JAKARTA (TheInsiderStories)–The US President Donald Trump’s threat over Indonesia’s trade surplus with the US would bring negative impacts to Indonesian publicly listed textile companies.
The Advisory Council of the Indonesian Employers Association Sofjan Wanandi said Trump has already delivered a warning for Indonesia and plans to withdraw Indonesia’s special treatment in trade. The Trump’s threat in order to prevent the US from flooding Indonesia’s goods.
“He [US] offhanded, including to us [Indonesia]. Trump has given us a warning and we talk to him about some rules about the special tariff treatment the country gives to us, especially for the textile,” he said on Thursday (5/7).
Trump’s threat to Indonesia’s textile company shrunk the textile companies listed on the Indonesia Stock Exchange (IDX). PT Sri Reject Isman (IDX: SRIL) weakened 8 basis points or 2.48 per cent to Rp314 at 11.04 a.m. today (6/7).
In addition, the Jakarta-based multinational textile company listed in IDX PT Eratex Djaya weakened 40 basis points or 32.7 per cent to Rp82 at 9.33 a.m. PT Panasia Into Resources (IDX: HDTX) down 4 basis points or 1.40 per cent at Rp282 at 10.35 a.m. Furthermore, PT Indo-Rama Synthetics (IDX: INDR) weakened 250 basis points or 3.83 per cent at Rp6,275 at 11.12 a.m.
Wanandi give advises to Indonesia’s businessman to remain vigilant and focus on their business. He also requested that entrepreneurs in general not be too worried, because the impact of a feared commercial war will not immediately, but afterward.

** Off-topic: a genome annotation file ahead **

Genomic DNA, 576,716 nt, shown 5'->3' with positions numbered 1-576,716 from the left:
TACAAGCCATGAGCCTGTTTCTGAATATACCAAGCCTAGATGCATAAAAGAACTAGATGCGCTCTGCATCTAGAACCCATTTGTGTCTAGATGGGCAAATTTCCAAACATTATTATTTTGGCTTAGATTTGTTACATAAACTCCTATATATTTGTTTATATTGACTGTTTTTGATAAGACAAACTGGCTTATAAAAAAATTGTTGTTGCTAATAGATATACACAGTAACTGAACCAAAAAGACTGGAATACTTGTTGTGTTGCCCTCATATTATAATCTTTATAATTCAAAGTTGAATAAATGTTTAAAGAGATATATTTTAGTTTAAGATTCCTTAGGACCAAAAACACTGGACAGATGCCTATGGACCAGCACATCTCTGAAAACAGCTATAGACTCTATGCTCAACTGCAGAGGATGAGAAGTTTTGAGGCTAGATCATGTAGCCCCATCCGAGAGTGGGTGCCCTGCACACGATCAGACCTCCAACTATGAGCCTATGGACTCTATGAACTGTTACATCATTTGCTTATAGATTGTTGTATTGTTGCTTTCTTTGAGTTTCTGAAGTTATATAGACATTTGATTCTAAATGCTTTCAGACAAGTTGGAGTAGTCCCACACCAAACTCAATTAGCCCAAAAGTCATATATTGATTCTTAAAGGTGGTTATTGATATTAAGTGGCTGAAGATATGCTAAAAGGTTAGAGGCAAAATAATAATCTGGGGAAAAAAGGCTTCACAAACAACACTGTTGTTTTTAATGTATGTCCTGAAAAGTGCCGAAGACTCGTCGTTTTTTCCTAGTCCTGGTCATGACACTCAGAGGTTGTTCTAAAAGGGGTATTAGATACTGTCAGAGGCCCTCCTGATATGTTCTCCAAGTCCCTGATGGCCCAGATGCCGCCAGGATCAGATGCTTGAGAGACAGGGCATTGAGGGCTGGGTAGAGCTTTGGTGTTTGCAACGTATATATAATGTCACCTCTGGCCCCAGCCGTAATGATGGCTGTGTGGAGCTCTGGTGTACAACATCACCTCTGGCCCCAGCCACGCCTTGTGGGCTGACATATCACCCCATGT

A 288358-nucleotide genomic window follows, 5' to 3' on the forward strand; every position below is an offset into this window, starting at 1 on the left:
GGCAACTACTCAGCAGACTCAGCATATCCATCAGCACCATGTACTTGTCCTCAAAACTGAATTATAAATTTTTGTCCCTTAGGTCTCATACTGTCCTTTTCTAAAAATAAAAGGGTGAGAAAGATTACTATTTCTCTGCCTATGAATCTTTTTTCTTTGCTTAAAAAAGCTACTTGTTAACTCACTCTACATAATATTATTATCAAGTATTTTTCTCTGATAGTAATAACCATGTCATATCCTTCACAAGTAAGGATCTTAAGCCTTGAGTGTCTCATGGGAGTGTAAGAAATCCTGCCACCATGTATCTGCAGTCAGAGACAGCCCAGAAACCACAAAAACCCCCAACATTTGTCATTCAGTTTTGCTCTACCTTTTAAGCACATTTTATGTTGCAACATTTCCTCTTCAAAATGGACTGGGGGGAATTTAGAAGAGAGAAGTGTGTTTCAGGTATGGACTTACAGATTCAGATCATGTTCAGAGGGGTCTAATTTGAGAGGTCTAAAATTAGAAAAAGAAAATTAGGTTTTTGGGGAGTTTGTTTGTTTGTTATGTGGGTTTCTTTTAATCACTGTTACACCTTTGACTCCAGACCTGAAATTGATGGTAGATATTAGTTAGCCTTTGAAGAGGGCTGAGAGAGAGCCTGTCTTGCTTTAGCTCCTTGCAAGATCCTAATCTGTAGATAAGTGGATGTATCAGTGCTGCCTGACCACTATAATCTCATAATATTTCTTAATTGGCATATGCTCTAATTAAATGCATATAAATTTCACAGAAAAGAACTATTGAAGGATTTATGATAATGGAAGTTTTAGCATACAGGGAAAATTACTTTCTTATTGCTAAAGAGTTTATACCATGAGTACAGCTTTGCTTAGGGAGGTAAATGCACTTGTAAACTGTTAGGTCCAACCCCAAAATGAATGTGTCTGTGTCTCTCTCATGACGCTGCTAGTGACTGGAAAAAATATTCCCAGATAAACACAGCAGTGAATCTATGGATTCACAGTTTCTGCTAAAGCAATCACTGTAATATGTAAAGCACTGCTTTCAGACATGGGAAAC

The Trump’s threat over Indonesia is reasonable as the country recorded deficit in trade balance with Indonesia. In 2017, Indonesia booked US$9.59 billion trade surplus with the US.
The President of World Bank Jim Yong Kim earlier warned Indonesia to prepare for the trade war.
“Indonesia just like any other economy has to be prepared, and we feel that Indonesian economy and the management of the economy is among the models for the entire world,” he said after the meeting with Indonesian President Joko Widodo on Wednesday (4/7).
The trade war potentially shifted the exports of the two countries to Indonesia. China potentially shifts the steel and aluminum exports to Indonesia, while the US will seek the new markets for fruits and soybeans.
The condition will worsen Indonesia’s trade deficit. According to the Central Statistics Agency data, Indonesia booked US$13.89 billion deficit in non-oil and gas trade balance deficit to China. Indonesia recorded US$21.32 billion in export to China, lower than the import from the country of US$35.51 billion.
In addition, the trade war potentially reduce the volume of the global trade that will hurt Indonesia’s export-oriented industries including palm oil, rubber, textile, food and beverage, and electronics. As a result, it will worsen the country’s trade deficit.
Furthermore, the trade war will exacerbate the rupiah exchange rate against the US dollar as the investors shift to the developed countries currencies. The weakening rupiah simultaneously increases imported raw material that will cause higher production cost. Not only hurt the local industries’ competitiveness, it also potentially harms the people’s purchasing power.
Given the implication of a full-blown trade war could be extensive, the government does not seem to have definite anticipatory measures to minimize its impact.